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Pro-Life Human Rights Activist Chen Guangcheng Tells Congressional-Executive Commission on China his fears about reprisals and his hopes to leave China

by | May 4, 2012

By Dave Andrusko

In stark and dramatic terms  pro-life Chinese human rights activist Chen Guangcheng told Congress Thursday that he wants to meet with Secretary of State Hillary Clinton and  requested to have his “freedom of travel guaranteed” as he seeks to leave China with his family to the United States.

As a translator conveyed his words in English, Chen told the Congressional-Executive Commission on China, “I want to meet with the Secretary Clinton,” adding via speakerphone that “I hope I can get more help from her. I also want to thank her face to face.”

Chen, 40, exposed the Chinese government’s systematic and  massive use of forced abortion and involuntary sterilization to enforce its “One Child Policy.” He was sentenced to more than four years in jail and was under house arrest in rural Shandong province for 19 months before a daring escape April 22 which culminated with Chen surreptitiously arriving at the American Embassy in Beijing.

Speaking from his hospital room in Beijing, Chen told members of the Commission that he “really fears for my other family members’ lives” and suspected that all of the villagers who helped him escape house arrest and get to the embassy “are also receiving retribution.” ABC News reports that Chen said, “I’m most concerned right now is the safety of my mother, my brothers and I really want to know what’s going on with them.” He concluded the call by saying he wanted “to thank all of you for your care and for your love.”

Every move since Chen arrived at the Embassy has been steeped in caution and controversy as Chen seeks to protect his family from additional reprisals from the Chinese government and the Obama Administration attempts to justify how it has responded.

For example, the Obama State Department is defending the agreement it said it reached with Chen and the Chinese government which resulted in Chen being escorted to a Beijing hospital. “U.S. officials said they were guaranteed the ability to monitor Chen’s security and given assurances his supporters would not be prosecuted for helping him. Chen was to receive medical treatment for chronic ill health and injuries sustained during his escape,” ABC News reported.

However Chen told the Associated Press that the only reason he left the U.S. embassy was because he was told the Chinese would kill his wife if he refused. (ABC News characterized a subsequent comment—that the Chinese Government “threatened me that if I don’t leave the embassy, they will bring my family back to Shandong”–as “stepping back.” That would not seem to be borne out by what Chen told the Congressional-Executive Commission.)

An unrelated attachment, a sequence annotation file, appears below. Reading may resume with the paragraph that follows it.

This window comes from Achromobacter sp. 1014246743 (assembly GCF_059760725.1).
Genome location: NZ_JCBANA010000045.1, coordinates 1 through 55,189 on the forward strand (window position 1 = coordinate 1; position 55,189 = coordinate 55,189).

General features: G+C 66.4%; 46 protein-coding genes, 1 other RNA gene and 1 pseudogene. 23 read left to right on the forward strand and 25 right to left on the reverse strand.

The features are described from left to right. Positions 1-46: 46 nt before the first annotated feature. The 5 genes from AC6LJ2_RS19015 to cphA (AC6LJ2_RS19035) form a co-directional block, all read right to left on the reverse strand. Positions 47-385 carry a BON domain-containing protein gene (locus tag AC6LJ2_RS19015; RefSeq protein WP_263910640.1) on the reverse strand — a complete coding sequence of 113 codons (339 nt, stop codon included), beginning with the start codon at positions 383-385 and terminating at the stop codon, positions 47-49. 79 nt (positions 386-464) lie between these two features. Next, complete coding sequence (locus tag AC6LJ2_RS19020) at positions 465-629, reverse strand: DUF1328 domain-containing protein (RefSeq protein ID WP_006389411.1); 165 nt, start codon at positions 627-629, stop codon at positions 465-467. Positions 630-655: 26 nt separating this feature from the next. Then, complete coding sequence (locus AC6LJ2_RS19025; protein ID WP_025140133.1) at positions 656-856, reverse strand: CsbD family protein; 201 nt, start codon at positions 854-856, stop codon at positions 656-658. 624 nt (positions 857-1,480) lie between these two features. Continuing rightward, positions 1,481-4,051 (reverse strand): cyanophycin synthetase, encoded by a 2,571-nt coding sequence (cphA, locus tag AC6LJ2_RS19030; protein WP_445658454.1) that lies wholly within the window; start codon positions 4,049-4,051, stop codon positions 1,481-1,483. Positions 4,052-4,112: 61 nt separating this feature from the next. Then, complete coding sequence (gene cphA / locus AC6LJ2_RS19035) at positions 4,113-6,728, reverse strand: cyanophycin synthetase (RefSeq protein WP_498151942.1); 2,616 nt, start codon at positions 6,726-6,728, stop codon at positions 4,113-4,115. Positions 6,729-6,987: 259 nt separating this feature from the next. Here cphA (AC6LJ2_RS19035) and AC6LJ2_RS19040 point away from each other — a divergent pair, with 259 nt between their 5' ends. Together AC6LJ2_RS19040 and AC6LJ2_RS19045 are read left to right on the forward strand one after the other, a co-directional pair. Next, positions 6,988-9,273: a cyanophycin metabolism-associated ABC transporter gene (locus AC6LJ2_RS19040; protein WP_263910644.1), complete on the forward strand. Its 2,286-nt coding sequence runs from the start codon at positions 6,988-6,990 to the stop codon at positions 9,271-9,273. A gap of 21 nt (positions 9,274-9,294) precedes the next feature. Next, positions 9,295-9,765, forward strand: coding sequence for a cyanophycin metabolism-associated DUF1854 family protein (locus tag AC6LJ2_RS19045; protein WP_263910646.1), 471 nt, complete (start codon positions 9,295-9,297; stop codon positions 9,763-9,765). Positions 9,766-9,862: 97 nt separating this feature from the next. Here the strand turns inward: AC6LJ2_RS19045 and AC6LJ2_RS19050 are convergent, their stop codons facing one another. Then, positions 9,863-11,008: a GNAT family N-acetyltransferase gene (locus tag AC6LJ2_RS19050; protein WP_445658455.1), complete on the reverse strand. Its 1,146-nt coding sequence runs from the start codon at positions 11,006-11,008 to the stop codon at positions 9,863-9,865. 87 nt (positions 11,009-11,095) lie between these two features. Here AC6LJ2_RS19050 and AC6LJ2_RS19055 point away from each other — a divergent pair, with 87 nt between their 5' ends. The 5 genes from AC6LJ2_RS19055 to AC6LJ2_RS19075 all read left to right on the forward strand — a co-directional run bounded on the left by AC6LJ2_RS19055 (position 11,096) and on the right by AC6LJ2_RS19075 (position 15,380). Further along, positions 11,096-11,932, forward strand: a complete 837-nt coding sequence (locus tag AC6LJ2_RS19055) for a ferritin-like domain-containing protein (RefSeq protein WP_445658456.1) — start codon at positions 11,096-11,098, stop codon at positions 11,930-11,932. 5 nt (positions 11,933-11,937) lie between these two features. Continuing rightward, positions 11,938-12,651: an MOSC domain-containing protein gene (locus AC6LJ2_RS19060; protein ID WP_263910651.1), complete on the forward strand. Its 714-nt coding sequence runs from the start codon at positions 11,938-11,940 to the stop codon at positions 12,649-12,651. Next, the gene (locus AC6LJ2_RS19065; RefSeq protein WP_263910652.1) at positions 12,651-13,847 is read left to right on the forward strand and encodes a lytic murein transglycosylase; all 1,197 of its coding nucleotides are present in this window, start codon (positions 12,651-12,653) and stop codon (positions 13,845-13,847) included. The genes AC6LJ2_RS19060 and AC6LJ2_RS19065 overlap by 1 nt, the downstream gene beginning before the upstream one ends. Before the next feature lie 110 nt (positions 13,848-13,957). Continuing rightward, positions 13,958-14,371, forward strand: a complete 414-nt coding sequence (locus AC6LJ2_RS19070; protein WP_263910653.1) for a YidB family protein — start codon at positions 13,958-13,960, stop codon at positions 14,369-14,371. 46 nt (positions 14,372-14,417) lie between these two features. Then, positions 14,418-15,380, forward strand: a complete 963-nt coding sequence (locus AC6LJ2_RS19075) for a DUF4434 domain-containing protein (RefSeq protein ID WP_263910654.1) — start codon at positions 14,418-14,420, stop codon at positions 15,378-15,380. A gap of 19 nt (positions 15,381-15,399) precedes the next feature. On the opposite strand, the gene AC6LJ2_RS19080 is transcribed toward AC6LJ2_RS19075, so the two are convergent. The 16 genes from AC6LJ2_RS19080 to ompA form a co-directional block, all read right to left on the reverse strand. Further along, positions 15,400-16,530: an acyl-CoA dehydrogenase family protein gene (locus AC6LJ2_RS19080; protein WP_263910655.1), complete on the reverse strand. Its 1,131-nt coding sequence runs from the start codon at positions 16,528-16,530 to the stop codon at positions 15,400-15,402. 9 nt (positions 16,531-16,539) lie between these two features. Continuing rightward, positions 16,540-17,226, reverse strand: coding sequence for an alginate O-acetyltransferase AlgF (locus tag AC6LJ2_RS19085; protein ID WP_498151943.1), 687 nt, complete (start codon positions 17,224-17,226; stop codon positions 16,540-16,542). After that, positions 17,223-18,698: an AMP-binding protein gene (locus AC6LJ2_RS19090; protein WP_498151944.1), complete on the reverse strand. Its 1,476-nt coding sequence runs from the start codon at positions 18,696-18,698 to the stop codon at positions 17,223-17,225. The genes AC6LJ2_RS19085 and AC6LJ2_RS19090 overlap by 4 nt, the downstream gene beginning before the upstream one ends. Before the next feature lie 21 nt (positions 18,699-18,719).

Before Chen called in Co-Chairman Chris Smith (R-NJ) said that since leaving the Embassy Mr. Chen has “expressed an earnest desire to gain asylum for himself and for his family. Questions indeed arise as to whether or not Chen was pressured to leave the U.S. compound.”

Rep. Frank Wolf (R-Va.) said he will formally request a congressional review of all cable traffic, classified or otherwise, that surrounded the negotiations for Chen to leave the embassy.

“It is hard to comprehend why the administration would accept at face value assurances that Chen would be safe upon exiting U.S. protection. You wonder if there were other forces at work,” Wolf said, ABC News reported.

“Had word come down from on high to resolve the Chen situation, no matter what, prior to the arrivals of secretaries [Hillary] Clinton and [Tim] Geithner, who were headed to Beijing this week for high-level economic and foreign policy talks? Was there even a hint of coercion? Was there any coercion, subtle coercion, forced coercion or pressure involved? What were the internal State Department and White House deliberations?”

To hear testimony from Obama administration witnesses, Smith said he intends to convene another hearing of the commission. “There are many questions, and there are even more concerns,” he said. “How will the United States-China agreement on Chen and his family’s safety be enforced? What happens if Chen or any member of his family suffers retaliation?” Smith asked. “The eyes of the world are watching to see that his wishes are honored by the Chinese government.”

In speech delivered Thursday in Portsmouth, Virginia, pro-life Mitt Romney characterized the handling of the situation as “a day of shame for the Obama Administration.”

Romney, the de facto Republican presidential nominee, said, “The reports are, if they are accurate, that our administration, willingly or unwittingly communicated to Chen an implicit threat to his family, and also probably sped up, or may have sped up the process of his decision to leave the embassy because they wanted to move on to a series of discussions that Mr. Geithner and our secretary of state are planning to have with China.”

Romney continued, “It’s also apparent according to these reports, if they are accurate, that our embassy failed to put in place the kind of verifiable measures that would ensure the safety of Mr. Chen and his family.”

He concluded, “If these reports are true, this is a dark day for freedom. And it’s a day of shame for the Obama administration.”

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Categories: China